It won't be easy. It'll be a rocky - not Stoney - path, but one worth treading together.

Friday, May 04, 2007

A BIT of a miracle?

Éire President, Mary McAleese, has described the Ulster power-sharing deal as containing a "hint of the miraculous". Er, just a little! In an age where the influence of post-Christian individualism is exerting itself even in Éire (although thankfully less so than in the UK), I'm just glad the President has the guts to say it at all. Well done.

Thirty years ago Northern Ireland was being ripped apart every week by bombs, beatings and cold-blooded, calculated murders - often in front of children and spouses. Even 10 years ago Ulster was a hopeless basket case. Five years ago the Assembly fell apart amid a spy scandal and, though the political process was in motion, the acrimony and back-biting offered no hope of what we have today.

Today the Provisional IRA, the greatest perpetrators of terrorist death, have disarmed and turned (they say) permanently away from violence. Soon, I hope, it may cease to exist altogether by its own choice. The UVF, lawless murderers and extortionists, yesterday ceased to exist as a paramilitary force. Soon, I hope, they will destroy those weapons and disband. Sinn Féin and the DUP - politically poles apart - are about to lead us forward together into a future thousands, maybe millions, of us have been praying that God would give us. He has.

That's a Big miracle. Let's be really thankful to him and show it. Have a great weekend.

Thursday, May 03, 2007

For God and Ulster - NOT

I used to think Gusty Spence's first name paid tribute to some monumental farting ability, then someone told me his parents had named him Augustus, and the bottom fell out of my world like the day I found out about Santa.

I jest, but the hot air and disappointment meted out by today's (non)-disarmament by the "UVF" and the "Red Hand Commando" is similar. We all thought they'd go down the same road as the IRA, but they've only gone half way. In their so-called peace statement they say their weapons have been put "out of reach" by members. What's that supposed to mean? Look through the hype of a supposedly ground-breaking statement - made by the most media-unfriendly man they could find - and the paramilitary organisations still possess guns, bullets and bomb-making materials like those they've used to kill of 500 people. Not a bullet, not an ounce has been destroyed. It's a scandal, and the public mustn't let them away with it.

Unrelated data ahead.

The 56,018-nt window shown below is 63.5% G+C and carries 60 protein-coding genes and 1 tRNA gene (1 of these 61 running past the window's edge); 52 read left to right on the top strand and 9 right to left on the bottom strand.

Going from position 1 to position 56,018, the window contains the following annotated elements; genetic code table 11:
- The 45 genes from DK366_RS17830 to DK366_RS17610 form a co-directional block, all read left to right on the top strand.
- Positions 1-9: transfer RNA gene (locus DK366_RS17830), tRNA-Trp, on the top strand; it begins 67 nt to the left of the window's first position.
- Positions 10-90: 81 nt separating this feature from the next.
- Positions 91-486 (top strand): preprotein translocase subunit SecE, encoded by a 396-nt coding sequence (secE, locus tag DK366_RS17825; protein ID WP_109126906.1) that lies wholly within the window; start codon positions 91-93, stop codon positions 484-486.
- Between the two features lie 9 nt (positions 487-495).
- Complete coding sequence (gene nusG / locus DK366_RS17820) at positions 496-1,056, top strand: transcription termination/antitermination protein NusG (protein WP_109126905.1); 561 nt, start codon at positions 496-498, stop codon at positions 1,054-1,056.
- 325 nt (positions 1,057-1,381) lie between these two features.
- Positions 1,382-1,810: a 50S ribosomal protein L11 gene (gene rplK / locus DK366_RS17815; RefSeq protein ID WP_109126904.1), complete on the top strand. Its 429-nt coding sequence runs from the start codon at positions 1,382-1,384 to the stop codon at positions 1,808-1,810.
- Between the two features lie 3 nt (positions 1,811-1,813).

Not only that but they haven't gone away, you know. The organisation still exists with its command structures. They could have set a law-abiding example for the Provisional IRA, but they failed to do so.

Don't tell me this is for God or Ulster. God hates murder and violence, and you need to hand your weapons in to the police, disband and get on your knees before Him somewhere quiet. Our ancient province of Ulster doesn't need attitudes like yours.

Tuesday, May 01, 2007

No handshake?

So Ian Paisley won't be shaking Martin McGuinness' hand as they swear the joint oath on 8th May. Given that he's undoubtedly already done so several times in the negotiations and joint meetings that led up to this power-sharing deal you might say, why?

Because Paisley's a master strategist, that's why. Imagine the scene. Paisley and McGuinness standing in front of Madam Speaker at the focal point of the Assembly chamber like in a wedding. Vows said, then a handshake. If it's a handshake without smiles, it'll appear awkward, forced and doomed to failure like when Trimble and Hume posed in Oslo looking like statues forced to be there. But if there are smiles, it'll look like a sell-out, with Paisley risking even more marginalisation from his right-wingers.

No. The handshake, if Paisley has his way, will take the press by surprise. It'll be at some semi-mundane gathering in the summer - the opening of a call centre perhaps.

Unless, of course, Máirtin decides to put the old man on the spot by standing square-on to him, oaths still echoing round the chamber, and offering his hand with a modest smile and the words, loud enough to be picked up by the mikes, "Looking forward to working together". Sinn Féin are nothing if not brilliant tacticians. What choice would Paisley have then? Just remember - you heard it here first.

Real royals

I love the Netherlands and go there as often as I can. The Dutch are a great people - happy, socially responsible, industrious and good fun.

Yesterday was Koninginnedag - Queen Beatrix's official birthday and the country's great annual bank holiday. The nearest they get to St Paddy's day.

The Dutch royal family (Unionists will be pleased to hear they're still called Oranje ;-) contrast so sharply with the UK royals. They're an easy-going lot, much loved and greatly revered, not because they have political power, because they don't, but because they're informal and approachable, embodying all that's good in the nation. There are a few diehard communists who want rid, but not many. Just look at some of the photos of Beatrix (as the people call her) and her son Willem-Allexander at yesterday's celebrations. I wish Lizzie and Chuck would take a leaf out of the Dutch book.